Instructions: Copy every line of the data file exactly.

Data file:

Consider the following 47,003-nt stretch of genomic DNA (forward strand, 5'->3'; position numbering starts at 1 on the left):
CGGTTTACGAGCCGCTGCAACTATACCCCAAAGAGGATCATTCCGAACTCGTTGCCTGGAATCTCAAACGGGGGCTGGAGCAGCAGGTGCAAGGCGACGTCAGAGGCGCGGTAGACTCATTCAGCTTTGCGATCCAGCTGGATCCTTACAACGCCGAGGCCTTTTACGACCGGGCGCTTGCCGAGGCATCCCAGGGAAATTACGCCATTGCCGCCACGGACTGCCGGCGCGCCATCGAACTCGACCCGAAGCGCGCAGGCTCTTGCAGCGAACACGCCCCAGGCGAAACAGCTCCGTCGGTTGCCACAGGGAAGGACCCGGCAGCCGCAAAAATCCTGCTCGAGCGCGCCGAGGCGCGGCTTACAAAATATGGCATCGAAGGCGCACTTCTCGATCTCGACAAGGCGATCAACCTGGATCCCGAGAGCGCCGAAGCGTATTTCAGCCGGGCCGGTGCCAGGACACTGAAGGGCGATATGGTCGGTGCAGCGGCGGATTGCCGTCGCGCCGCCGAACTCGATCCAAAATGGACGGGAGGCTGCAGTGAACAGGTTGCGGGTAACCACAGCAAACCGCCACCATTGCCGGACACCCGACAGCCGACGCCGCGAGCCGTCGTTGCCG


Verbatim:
Consider the following 47,003-nt stretch of genomic DNA (forward strand, 5'->3'; position numbering starts at 1 on the left):
CGGTTTACGAGCCGCTGCAACTATACCCCAAAGAGGATCATTCCGAACTCGTTGCCTGGAATCTCAAACGGGGGCTGGAGCAGCAGGTGCAAGGCGACGTCAGAGGCGCGGTAGACTCATTCAGCTTTGCGATCCAGCTGGATCCTTACAACGCCGAGGCCTTTTACGACCGGGCGCTTGCCGAGGCATCCCAGGGAAATTACGCCATTGCCGCCACGGACTGCCGGCGCGCCATCGAACTCGACCCGAAGCGCGCAGGCTCTTGCAGCGAACACGCCCCAGGCGAAACAGCTCCGTCGGTTGCCACAGGGAAGGACCCGGCAGCCGCAAAAATCCTGCTCGAGCGCGCCGAGGCGCGGCTTACAAAATATGGCATCGAAGGCGCACTTCTCGATCTCGACAAGGCGATCAACCTGGATCCCGAGAGCGCCGAAGCGTATTTCAGCCGGGCCGGTGCCAGGACACTGAAGGGCGATATGGTCGGTGCAGCGGCGGATTGCCGTCGCGCCGCCGAACTCGATCCAAAATGGACGGGAGGCTGCAGTGAACAGGTTGCGGGTAACCACAGCAAACCGCCACCATTGCCGGACACCCGACAGCCGACGCCGCGAGCCGTCGTTGCCG